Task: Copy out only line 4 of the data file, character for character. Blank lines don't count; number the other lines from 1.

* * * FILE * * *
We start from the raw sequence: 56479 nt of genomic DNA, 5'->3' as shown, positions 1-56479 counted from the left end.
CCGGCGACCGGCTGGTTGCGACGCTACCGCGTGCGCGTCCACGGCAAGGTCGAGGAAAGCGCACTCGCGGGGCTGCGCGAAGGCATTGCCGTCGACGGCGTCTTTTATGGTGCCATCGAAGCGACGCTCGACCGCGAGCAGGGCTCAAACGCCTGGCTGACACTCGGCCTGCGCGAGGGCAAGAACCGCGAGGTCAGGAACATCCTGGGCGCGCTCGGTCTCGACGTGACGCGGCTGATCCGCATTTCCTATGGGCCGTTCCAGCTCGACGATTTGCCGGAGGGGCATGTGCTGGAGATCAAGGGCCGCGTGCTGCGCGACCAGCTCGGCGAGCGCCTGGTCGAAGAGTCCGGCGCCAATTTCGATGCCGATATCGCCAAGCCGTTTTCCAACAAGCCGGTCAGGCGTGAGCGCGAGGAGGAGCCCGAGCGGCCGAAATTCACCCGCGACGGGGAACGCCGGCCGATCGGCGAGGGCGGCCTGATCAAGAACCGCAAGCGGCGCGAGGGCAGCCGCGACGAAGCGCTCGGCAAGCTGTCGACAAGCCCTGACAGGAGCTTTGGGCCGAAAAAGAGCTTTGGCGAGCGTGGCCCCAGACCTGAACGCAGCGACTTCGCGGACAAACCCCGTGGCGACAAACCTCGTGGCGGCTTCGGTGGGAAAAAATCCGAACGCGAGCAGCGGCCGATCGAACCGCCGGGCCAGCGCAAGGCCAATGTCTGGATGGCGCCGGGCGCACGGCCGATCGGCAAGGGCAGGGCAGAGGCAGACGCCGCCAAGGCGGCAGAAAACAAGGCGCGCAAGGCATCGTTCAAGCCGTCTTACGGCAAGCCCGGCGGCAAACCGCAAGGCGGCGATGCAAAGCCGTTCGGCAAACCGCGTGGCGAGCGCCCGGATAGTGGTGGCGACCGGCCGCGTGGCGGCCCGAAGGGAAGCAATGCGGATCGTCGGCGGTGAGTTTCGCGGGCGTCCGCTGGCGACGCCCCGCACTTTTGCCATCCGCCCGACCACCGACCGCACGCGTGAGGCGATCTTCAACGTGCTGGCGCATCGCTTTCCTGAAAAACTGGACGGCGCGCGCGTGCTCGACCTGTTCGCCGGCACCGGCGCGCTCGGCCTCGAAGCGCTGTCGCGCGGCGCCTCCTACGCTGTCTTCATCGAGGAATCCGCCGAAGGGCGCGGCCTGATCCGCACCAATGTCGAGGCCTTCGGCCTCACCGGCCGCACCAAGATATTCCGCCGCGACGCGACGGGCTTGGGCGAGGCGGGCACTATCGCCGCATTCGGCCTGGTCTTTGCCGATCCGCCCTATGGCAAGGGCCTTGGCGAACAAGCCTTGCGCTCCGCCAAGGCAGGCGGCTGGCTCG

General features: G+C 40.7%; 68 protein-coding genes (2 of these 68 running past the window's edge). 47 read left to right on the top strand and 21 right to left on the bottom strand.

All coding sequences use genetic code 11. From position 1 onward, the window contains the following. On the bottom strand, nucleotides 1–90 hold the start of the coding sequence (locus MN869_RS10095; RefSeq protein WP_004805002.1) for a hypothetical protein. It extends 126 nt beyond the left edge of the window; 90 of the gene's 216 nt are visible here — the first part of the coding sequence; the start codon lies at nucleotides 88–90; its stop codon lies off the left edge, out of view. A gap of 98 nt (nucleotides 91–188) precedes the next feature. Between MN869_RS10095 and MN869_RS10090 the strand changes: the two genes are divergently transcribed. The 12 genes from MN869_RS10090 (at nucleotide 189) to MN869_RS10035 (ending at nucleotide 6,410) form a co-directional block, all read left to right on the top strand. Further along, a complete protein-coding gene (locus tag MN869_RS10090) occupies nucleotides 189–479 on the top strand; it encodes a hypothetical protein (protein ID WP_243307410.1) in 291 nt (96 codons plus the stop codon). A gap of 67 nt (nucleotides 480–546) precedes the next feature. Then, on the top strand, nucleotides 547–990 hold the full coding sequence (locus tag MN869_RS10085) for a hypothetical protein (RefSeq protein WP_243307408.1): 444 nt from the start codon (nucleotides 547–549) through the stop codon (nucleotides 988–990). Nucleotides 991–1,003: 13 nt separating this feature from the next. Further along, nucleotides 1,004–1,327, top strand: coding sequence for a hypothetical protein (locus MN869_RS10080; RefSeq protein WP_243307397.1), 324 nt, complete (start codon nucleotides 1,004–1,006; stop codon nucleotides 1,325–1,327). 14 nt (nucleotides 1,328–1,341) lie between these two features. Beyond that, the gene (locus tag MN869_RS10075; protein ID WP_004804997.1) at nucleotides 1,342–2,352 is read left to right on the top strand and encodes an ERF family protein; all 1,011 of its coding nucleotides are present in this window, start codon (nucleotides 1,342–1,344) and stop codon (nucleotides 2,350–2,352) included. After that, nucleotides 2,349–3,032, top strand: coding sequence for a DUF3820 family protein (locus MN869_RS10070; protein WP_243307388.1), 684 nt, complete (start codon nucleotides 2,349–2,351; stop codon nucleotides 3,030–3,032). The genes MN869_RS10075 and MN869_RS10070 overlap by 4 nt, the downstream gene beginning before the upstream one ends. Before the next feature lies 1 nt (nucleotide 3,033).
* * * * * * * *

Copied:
All coding sequences use genetic code 11. From position 1 onward, the window contains the following. On the bottom strand, nucleotides 1–90 hold the start of the coding sequence (locus MN869_RS10095; RefSeq protein WP_004805002.1) for a hypothetical protein. It extends 126 nt beyond the left edge of the window; 90 of the gene's 216 nt are visible here — the first part of the coding sequence; the start codon lies at nucleotides 88–90; its stop codon lies off the left edge, out of view. A gap of 98 nt (nucleotides 91–188) precedes the next feature. Between MN869_RS10095 and MN869_RS10090 the strand changes: the two genes are divergently transcribed. The 12 genes from MN869_RS10090 (at nucleotide 189) to MN869_RS10035 (ending at nucleotide 6,410) form a co-directional block, all read left to right on the top strand. Further along, a complete protein-coding gene (locus tag MN869_RS10090) occupies nucleotides 189–479 on the top strand; it encodes a hypothetical protein (protein ID WP_243307410.1) in 291 nt (96 codons plus the stop codon). A gap of 67 nt (nucleotides 480–546) precedes the next feature. Then, on the top strand, nucleotides 547–990 hold the full coding sequence (locus tag MN869_RS10085) for a hypothetical protein (RefSeq protein WP_243307408.1): 444 nt from the start codon (nucleotides 547–549) through the stop codon (nucleotides 988–990). Nucleotides 991–1,003: 13 nt separating this feature from the next. Further along, nucleotides 1,004–1,327, top strand: coding sequence for a hypothetical protein (locus MN869_RS10080; RefSeq protein WP_243307397.1), 324 nt, complete (start codon nucleotides 1,004–1,006; stop codon nucleotides 1,325–1,327). 14 nt (nucleotides 1,328–1,341) lie between these two features. Beyond that, the gene (locus tag MN869_RS10075; protein ID WP_004804997.1) at nucleotides 1,342–2,352 is read left to right on the top strand and encodes an ERF family protein; all 1,011 of its coding nucleotides are present in this window, start codon (nucleotides 1,342–1,344) and stop codon (nucleotides 2,350–2,352) included. After that, nucleotides 2,349–3,032, top strand: coding sequence for a DUF3820 family protein (locus MN869_RS10070; protein WP_243307388.1), 684 nt, complete (start codon nucleotides 2,349–2,351; stop codon nucleotides 3,030–3,032). The genes MN869_RS10075 and MN869_RS10070 overlap by 4 nt, the downstream gene beginning before the upstream one ends. Before the next feature lies 1 nt (nucleotide 3,033).